After settling down with your morning cup of joe, you expect the caffeine to hit relatively quickly, but sometimes you may end up with more of a caffeine crash than a rush. So, for a drink that’s known for its ability to wake you up, why does coffee make you tired?
If coffee makes you sleepy, there’s likely a root cause behind it. While the caffeine in coffee works by blocking adenosine receptors (the molecule that registers sleepiness) in your brain, caffeine can sometimes kick back harder than intended. Other times, additions like dairy and sugar may be the real culprits making you tired.
Keep reading to learn more about why coffee makes you sleepy, and why getting a better night’s sleep can help minimize the side effects that come along with a caffeine crash.
Coffee is typically considered the morning wake-up drink of choice, but the caffeine it contains may hurt more than it helps. Check out these reasons why caffeine might be making you sleepy.
Known as the stress hormone, cortisol levels can be lifted by drinking caffeine. When cortisol levels are raised, it can put you on high alert, leading to feelings of anxiety and stress that can keep you up at night.
Although anxiety and stress might make you feel more awake in the moment, they can lead to feelings of fatigue later on in the day. If you’re struggling to fall asleep because of stress, you might want to try the military method or the 4-7-8 method, both of which can help you relax and ease anxiety so you can fall back asleep at night.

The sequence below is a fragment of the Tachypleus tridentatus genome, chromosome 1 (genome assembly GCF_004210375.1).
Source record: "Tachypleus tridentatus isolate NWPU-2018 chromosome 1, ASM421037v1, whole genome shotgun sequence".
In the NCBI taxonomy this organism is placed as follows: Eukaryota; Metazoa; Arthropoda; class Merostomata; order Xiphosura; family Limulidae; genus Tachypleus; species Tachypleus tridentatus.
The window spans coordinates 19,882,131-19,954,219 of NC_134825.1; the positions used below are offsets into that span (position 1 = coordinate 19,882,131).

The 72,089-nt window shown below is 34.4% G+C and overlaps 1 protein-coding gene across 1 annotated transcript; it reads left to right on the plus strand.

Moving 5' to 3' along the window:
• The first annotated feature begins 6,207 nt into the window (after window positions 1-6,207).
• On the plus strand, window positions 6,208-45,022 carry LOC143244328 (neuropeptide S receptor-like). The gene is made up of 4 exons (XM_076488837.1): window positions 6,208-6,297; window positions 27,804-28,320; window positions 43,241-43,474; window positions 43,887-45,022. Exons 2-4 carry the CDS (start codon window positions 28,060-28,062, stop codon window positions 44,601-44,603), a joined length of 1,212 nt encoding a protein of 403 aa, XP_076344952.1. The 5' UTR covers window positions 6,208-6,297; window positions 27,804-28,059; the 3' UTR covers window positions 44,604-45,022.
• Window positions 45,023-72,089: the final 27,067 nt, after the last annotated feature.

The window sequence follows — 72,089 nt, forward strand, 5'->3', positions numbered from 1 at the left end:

Adenosine is a molecule that’s naturally produced by your body and can make you feel sleepy. When you drink coffee, your body absorbs the caffeine in it, and when this caffeine reaches your brain, it sticks to your adenosine receptors.
Caffeine can block the effects of adenosine, which is what makes you feel alert after your morning cup of joe. However, once the caffeine wears off, your body may experience a buildup of adenosine that hits you all at once, which is why coffee can make you feel tired.
If you regularly consume coffee or another form of caffeine, you may build up a tolerance over time. Since caffeine works by blocking the effects of adenosine, your body may begin to start producing more adenosine receptors as a response.
If your body produces more adenosine receptors, your usual amount of coffee may not be as much of a pick-me-up over time. However, some researchers believe that continuous exposure to caffeine may not affect how the body metabolizes it — meaning that some say a caffeine tolerance may be more fiction than fact.
If you’re drinking coffee with added sweeteners, you might want to look at those as a potential culprit. Sweeteners like sugar, syrup, or honey might actually be causing a sugar crash — not a caffeine crash.
If your body isn’t used to sweeteners in your coffee, it may produce additional insulin as a response. This may cause your blood glucose levels to drop, leading to a good old-fashioned sugar crash.
If you’re struggling to stay awake after your morning cup of joe, you may want to try removing the added sweeteners from your drink to see if sugar is the real culprit.
It’s important to note that while tryptophan can contribute to drowsiness, milk only contains a relatively small percentage of it — so the likelihood of a little dairy in your coffee making you tired is relatively low.